This article first appeared on Alpha Architect Blog.
The Size Premium in Equity Markets: Where Is the Risk?
- Stefano Ciliberti, Emmanuel Sérié, Guillaume Simon, Yves Lempérière, and Jean-Philippe Bouchaud
- Journal of Portfolio Management
- A version of this paper can be found here
- Want to read our summaries of academic finance papers? Check out our Academic Research Insight category
The size premium is one of the factors that we have researched and dug into several times on the blog. You can find just a few here, here, and here. This paper though took a fresh look at the size premium and adds a new perspective that we haven’t previously covered.
What are the research questions?
- Given various approaches to measuring the “size” of a company, is the total amount of daily traded dollars in a stock (ADV)(1) a better proxy for risk than SMB?
- Is CMH (“cold minus hot”) a better long term proxy for returns when compared to SMB?
What are the Academic Insights?
- MAYBE. The authors argue the use of market cap as a proxy for the size effect embeds biases in the L/S portfolio constructed to measure the SMB risk premium. Indeed, the lack of a clear relationship between beta and market cap (see left side of Exhibit 3) produces SMB portfolios with a significant low volatility exposure on the short side. Very small and very large-cap stocks have betas less than 1, while midcaps have betas larger than 1, a nontrivial result. A substitute (ADV—average daily transaction volume) is proposed with a better-behaved relationship with beta (see right side of Exhibit 3). ADV is conventionally used by practitioners as a measure of liquidity, although little is found in the academic literature regarding its’ use. For a stock, it represents the difficulty of unwinding a large position with little impact costs. The idea here is that the ADV measure can be used to determine a set of L/S portfolios (referred to as “cold” and “hot”) whose return would represent compensation for bearing liquidity risk.
- YES. ADV portfolios are less associated with the beta and low volatility biases noted previously and is, therefore, a better substitute for the market cap based construction of the risk factor, SMB. Cold stocks trade at a discount due to the difficulty associated with liquidity and Hot stocks are subject to heavier market scrutiny and therefore exhibit less mispricing. The profitability of the CMH set of portfolios is shown in Exhibit 2, where the t-stat on the slope is significant at 5.1 over not quite 70 years. The empirical argument that a risk premium label be attached to CMH portfolios, is the empirical observation that significant drawdowns are more often observed for small-cap/ADV stocks. However, the theoretical rationale and other empirical attributes of ADV/CMH require more work.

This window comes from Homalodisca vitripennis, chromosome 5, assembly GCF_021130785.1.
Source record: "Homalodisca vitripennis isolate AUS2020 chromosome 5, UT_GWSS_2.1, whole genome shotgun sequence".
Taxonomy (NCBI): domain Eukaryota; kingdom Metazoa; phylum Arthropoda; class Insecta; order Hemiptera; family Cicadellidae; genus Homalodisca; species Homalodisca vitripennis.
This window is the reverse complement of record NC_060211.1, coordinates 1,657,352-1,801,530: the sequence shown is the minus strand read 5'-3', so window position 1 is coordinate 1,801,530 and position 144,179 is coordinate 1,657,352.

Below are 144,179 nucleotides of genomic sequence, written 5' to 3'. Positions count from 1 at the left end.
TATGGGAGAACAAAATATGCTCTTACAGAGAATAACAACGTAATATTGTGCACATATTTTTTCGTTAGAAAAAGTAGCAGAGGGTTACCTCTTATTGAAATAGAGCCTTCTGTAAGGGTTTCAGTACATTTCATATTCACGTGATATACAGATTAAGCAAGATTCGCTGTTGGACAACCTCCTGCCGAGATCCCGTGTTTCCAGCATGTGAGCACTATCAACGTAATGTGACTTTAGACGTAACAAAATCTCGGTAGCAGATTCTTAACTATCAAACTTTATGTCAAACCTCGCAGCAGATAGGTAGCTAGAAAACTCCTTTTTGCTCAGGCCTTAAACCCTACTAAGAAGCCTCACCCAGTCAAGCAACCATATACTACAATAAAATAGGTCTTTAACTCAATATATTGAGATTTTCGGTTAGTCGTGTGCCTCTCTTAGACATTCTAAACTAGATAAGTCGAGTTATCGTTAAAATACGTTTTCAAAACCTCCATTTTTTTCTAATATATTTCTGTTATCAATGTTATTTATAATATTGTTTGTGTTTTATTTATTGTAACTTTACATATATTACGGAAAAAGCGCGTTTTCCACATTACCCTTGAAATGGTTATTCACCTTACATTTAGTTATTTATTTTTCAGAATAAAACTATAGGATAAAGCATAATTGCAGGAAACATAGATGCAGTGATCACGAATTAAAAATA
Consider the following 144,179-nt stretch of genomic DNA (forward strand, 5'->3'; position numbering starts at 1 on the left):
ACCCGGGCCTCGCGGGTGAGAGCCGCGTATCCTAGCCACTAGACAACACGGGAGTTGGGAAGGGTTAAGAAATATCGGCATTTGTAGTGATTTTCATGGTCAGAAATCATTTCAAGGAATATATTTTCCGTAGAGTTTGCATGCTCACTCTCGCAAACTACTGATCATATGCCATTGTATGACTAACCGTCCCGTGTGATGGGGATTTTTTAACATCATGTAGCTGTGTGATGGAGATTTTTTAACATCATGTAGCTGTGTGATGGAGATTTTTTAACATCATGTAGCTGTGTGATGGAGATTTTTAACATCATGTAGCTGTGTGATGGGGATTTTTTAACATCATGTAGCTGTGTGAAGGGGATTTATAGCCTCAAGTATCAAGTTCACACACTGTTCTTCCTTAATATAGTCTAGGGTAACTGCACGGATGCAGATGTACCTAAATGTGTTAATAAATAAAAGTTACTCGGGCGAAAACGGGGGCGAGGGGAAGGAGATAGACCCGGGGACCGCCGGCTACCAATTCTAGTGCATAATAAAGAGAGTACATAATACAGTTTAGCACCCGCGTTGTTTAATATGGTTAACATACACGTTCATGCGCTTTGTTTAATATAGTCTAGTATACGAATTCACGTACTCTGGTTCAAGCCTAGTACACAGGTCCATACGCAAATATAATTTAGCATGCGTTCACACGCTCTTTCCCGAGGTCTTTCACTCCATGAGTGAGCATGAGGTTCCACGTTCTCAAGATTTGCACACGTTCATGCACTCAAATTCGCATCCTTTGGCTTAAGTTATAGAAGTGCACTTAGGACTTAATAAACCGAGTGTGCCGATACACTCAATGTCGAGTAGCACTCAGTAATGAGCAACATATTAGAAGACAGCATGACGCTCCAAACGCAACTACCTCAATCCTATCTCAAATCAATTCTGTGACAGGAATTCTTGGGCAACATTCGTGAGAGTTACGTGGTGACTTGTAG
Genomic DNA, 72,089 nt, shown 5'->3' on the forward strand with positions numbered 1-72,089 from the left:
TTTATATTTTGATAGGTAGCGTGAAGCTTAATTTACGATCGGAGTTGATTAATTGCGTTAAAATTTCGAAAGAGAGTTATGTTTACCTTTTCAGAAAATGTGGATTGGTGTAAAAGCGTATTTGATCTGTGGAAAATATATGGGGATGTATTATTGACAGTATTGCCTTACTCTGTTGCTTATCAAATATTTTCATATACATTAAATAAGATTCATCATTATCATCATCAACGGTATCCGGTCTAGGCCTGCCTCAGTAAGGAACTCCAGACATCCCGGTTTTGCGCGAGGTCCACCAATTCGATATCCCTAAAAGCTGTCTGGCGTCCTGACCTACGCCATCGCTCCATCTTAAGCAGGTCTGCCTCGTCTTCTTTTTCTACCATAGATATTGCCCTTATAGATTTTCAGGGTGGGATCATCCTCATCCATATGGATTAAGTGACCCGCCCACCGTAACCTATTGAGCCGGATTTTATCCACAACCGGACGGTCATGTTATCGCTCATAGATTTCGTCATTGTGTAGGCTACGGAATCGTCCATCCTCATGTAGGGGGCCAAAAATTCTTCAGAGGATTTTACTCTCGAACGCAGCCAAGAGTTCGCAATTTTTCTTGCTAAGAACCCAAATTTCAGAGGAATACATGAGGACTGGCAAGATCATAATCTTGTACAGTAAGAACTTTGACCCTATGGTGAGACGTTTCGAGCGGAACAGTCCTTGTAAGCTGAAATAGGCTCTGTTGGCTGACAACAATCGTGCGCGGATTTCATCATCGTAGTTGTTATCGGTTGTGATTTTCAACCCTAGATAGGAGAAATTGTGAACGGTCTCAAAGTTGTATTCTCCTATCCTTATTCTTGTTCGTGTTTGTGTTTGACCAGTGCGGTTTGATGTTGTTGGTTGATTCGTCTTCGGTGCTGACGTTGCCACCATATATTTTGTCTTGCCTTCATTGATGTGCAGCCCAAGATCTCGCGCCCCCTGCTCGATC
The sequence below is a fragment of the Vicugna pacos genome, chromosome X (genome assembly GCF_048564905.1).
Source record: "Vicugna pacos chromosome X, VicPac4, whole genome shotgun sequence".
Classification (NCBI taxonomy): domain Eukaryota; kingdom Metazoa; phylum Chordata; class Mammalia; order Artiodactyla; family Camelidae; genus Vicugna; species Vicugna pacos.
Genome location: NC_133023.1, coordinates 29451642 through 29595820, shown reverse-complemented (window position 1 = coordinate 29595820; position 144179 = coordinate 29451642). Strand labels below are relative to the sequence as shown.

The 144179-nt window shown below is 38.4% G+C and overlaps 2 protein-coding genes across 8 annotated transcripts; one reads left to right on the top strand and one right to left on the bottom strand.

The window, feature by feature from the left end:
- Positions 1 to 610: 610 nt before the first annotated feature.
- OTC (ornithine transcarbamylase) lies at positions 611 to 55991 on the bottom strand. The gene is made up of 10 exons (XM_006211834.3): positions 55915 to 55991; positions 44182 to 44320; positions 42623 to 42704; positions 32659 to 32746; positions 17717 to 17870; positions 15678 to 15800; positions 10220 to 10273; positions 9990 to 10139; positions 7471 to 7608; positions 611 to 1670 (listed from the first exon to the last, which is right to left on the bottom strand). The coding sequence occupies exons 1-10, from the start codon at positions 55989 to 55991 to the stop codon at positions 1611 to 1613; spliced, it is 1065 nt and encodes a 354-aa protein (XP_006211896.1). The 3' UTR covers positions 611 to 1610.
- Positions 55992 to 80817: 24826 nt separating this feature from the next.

See the full article on Alpha Architect Blog:
Disclosure: Alpha Architect
The views and opinions expressed herein are those of the author and do not necessarily reflect the views of Alpha Architect, its affiliates or its employees. Our full disclosures are available here. Definitions of common statistics used in our analysis are available here (towards the bottom).
This site provides NO information on our value ETFs or our momentum ETFs. Please refer to this site.
Disclosure: Interactive Brokers
Information posted on IBKR Traders’ Insight that is provided by third-parties and not by Interactive Brokers does NOT constitute a recommendation by Interactive Brokers that you should contract for the services of that third party. Third-party participants who contribute to IBKR Traders’ Insight are independent of Interactive Brokers and Interactive Brokers does not make any representations or warranties concerning the services offered, their past or future performance, or the accuracy of the information provided by the third party. Past performance is no guarantee of future results.
This material is from Alpha Architect and is being posted with permission from Alpha Architect. The views expressed in this material are solely those of the author and/or Alpha Architect and IBKR is not endorsing or recommending any investment or trading discussed in the material. This material is not and should not be construed as an offer to sell or the solicitation of an offer to buy any security. To the extent that this material discusses general market activity, industry or sector trends or other broad based economic or political conditions, it should not be construed as research or investment advice. To the extent that it includes references to specific securities, commodities, currencies, or other instruments, those references do not constitute a recommendation to buy, sell or hold such security. This material does not and is not intended to take into account the particular financial conditions, investment objectives or requirements of individual customers. Before acting on this material, you should consider whether it is suitable for your particular circumstances and, as necessary, seek professional advice.
In accordance with EU regulation: The statements in this document shall not be considered as an objective or independent explanation of the matters. Please note that this document (a) has not been prepared in accordance with legal requirements designed to promote the independence of investment research, and (b) is not subject to any prohibition on dealing ahead of the dissemination or publication of investment research.
Any trading symbols displayed are for illustrative purposes only and are not intended to portray recommendations.